Students of ibn al-Qayyim
    Ibn al-Qayyim’s students included an impressive list of Imams of knowledge, such as ibn Kathir, ibn Rajab al-‘Hanbali, ibn Qudamah al-Maqdisi, al-Fairuzabadi, who wrote the famous Arabic dictionary known by, al-Qamus al-Mu`hit, and so forth. Ibn al-Qayyim’ s two children, Ibrahim and Musharraf ad-Din, whose name was Abdullah, also learned with him.
    Books that ibn al-Qayyim Authored


    Ibn al-Qayyim authored a large number of books, such as:
    1. Ijtima` al-Juyush al-Islamiyyah `Ala Ghazw al-Mu'attilah wal-Jahmiyyah.
    2. A`hkamu Ahli adh-Dhimmah.
    3. I'lamu al-Muwaqqi`in `an Rabbi al-`Alamin.
    4. Ighathatu al-Lahfan min Masa-id ash-Shaitan.
    5. Al-Fawa-id.
    6. Tahdheebu Sunani Abi Dawood.
    7. Madariju as-Salikin.
    8. Ad-Da-o-wad-Dawa.
    9. ‘Uddatu as-Sabirin wa-Dhakheeratu ash-Shakirin.
    10. Hidayatu al-`Hayara fi Ajwibati an-Nasara.
    Ibn al-Qayyim authored many other books about the various aspects of knowledge, some of them are still manuscripts. May Allah (سُبحانَهُ وتَعالى) reward him with His Mercy and Pleasure.
    This biography of Imam ibn al-Qayyim is somewhat based on the biography that Shaikh Abdul Hadi Wahbeh and Shaikh `Irfan Abdul Qadir `Hassunah collected from various resources of biography of famous imams, such as ad-Durar al-Kaminah, al-Bidayah wan-Nihayah, Shadharat adh-Dhahab, and an-Nujumu az-Zahirah.
    I attest that I benefited to a good extent from the Ta’hqiq, that is, criticism of the narrations of `Hadith, that Shaikh Abdul Hadi Wahby collected, in cooperation with Mu-assasat ar-Rayyan, from the books on `Hadith that the Imam of Ahlu as-Sunnah in our time, Nasir ad-Din al-Albani, has authored. May Allah (سُبحانَهُ وتَعالى) grant His mercy to al-Albani for the tremendous service he offered to Islam and the knowledge of `Hadith, in specific, for our time.
    I also benefited, to a lesser extent, from the Ta`hqiq by Shaikh `Irfan Abdul Qadir `Hassunah on, Zadul-Ma`ad, published by Daru al-Fikr. I also compiled Ta`hqiq and commentary from several more books and resources of knowledge, including the major resources I will soon mention, Allah willing[17].

    [[1]][‘Abu’, means, ‘father of’; it is also a title, used for respect, even if one does not have offspring. For example, the Mother of the Believers Aishah (رَضِيَ اللهُ عَنْهَا), the Prophet’s wife, was called, ‘Um Abdullah’, even though she never gave birth to a child. ‘Um’, means, ‘mother of’. Usually, the father and the mother are given titles of ‘Abu’ and ‘Um’ respectively, after their eldest son.]

    [[2]][Which was ibn al-Qayyim’s nickname].

    [[3]][Muhammad was ibn al-Qayyim’s given name].

    [[4]][‘Ibn’, means, ‘son of’, while, ‘Bint’, means, ‘daughter of’.]

    [[5]][From the town of Zur’, a village near Damascus; in the present time, it is called Azru’].

    [[6]][Migration of the Prophet peace be on him (صَلَّى اللَّهُ عَلَيْهِ وَسَلَّمَ) from Makkah to Madinah in the year 623 CE].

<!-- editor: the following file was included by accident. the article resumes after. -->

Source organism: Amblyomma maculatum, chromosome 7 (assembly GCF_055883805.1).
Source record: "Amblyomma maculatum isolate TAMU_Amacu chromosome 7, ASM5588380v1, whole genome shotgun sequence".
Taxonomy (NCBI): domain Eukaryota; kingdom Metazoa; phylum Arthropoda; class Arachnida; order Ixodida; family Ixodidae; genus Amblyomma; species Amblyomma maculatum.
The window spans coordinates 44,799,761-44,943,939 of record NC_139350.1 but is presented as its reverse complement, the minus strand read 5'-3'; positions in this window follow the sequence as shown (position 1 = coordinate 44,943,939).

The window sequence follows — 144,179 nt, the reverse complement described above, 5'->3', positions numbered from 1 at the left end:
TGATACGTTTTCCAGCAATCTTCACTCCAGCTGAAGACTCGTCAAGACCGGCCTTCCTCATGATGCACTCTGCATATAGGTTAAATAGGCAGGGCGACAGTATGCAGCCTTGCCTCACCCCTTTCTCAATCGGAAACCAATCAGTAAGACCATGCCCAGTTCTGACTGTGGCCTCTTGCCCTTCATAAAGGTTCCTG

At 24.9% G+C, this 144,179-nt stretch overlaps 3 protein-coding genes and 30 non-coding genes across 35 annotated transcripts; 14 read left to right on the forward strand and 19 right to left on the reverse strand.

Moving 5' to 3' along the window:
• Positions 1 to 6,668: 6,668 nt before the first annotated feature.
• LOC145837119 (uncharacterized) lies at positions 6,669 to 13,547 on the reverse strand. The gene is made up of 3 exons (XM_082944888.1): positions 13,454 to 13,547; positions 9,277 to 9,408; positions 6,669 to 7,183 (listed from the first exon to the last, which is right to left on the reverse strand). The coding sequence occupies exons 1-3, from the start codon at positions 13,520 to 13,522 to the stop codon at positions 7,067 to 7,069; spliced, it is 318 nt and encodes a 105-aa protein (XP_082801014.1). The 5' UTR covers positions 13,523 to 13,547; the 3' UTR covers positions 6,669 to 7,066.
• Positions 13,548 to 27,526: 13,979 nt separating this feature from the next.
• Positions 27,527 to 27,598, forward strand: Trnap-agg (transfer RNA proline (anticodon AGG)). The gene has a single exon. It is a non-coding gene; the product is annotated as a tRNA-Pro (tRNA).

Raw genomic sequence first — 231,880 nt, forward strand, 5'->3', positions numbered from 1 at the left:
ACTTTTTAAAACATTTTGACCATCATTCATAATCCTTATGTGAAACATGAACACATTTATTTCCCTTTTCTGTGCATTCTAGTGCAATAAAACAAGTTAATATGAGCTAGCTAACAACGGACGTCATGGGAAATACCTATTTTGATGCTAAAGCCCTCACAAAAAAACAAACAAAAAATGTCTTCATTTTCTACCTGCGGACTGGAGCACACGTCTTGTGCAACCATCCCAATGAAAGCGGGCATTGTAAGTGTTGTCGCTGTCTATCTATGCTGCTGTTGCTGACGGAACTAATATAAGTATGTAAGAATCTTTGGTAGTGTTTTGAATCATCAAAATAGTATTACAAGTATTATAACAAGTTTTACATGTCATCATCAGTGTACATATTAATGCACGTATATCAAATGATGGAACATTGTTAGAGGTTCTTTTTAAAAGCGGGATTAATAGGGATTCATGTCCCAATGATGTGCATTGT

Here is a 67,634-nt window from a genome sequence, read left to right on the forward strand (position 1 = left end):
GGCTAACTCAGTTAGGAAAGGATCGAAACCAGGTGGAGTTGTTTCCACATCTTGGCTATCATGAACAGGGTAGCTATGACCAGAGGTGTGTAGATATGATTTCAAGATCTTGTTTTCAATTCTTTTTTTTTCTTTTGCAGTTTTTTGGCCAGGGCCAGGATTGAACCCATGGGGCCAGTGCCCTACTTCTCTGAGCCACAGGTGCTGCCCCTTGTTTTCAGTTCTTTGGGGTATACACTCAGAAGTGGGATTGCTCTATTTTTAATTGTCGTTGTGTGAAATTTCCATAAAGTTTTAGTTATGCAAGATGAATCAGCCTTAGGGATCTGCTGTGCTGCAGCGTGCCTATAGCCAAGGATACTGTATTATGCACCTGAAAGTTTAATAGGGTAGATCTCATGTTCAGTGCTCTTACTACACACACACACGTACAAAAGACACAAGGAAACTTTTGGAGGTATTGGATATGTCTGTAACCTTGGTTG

[[7]][After the Hijrah].

    [[8]][‘As-Salaf as-Sali’h’, is in reference to the companions of the Prophet (صَلَّى اللَّهُ عَلَيْهِ وَسَلَّمَ) and the second and third generations of Islam].

    [[9]][Innovation in the religion].

    [[10]][‘Ijma`’ pertains to the consensus of the companions, as Imam ibn `Hazm stated. Or, it pertains to the consensus of Muslim Scholars, including the companions, of course.]

    [[11]][‘Qiyas’, pertains to researching the Qur’an and Sunnah and suggesting a ruling with regards to a certain matter of the religion that does not have a definite ruling in the Quran and Sunnah or Ijmaa].

    [[12]][59:10]
    [[13]][Which was a jail during that time].

    [[14]][Meanings of the Qur’an].

    [[15]][Major resources of Islamic Knowledge, or rulings of the Islamic Jurisprudence].

    [[16]][Or, ‘`Ilm al-Fara-idh’].

    [[17]][For more information about ibn al-Qayyim, refer to the following resources: an-Nujumu az-Zahirah, 10:249, al-Bidayah wan-Nihayah, 14:234-235, al-Badr at-Tali’, 2:142-146, ad-Durar al-Kaminah, 4:21-23, Shadharatu adh-Dhahab, 6:168-170, etc.]

  2. Andalusian
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    Andalusian Peace

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    :salam2:
    :jazaak:
    Also ibn Qayyim described very well the part of the heart, as we know them today in severals fields, and he described too the relation between Iman true faith of good believers with heart than others...
    :wasalam:
  3. ibnAbdullah87
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    ibnAbdullah87 Junior Member

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    He was the doctor of the heart
  4. Andalusian
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    Andalusian Peace

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    :salam2:
    very well said. Yes he was a doctor of the heart [spirituality&physically i.e. (anatomy)]
    What's amazing that he described all the part of the heart (its anatomy) from Ahadith of the Prophet :saw:
    it's like ibn Qayyim owned equipments that doctors have nowadays.
    :wasalam:
  5. alkathiri
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    alkathiri As-Shafaa'i(Brother)

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    :salam2:

    A brother gave to me a book by this great scholar. Very true, he was the doctor of the heart. He wrote books like How to cure the heart, which is a book about tasawuf. But nowadays, the word tasawuf has been tainted. People think tasawuf is all about Nasqabandi , Chisti but nope thats not correct. Some sufism is allowed as long as they abide by the sharia just like what Sheikh Muhammad ibn Abdul Wahab says.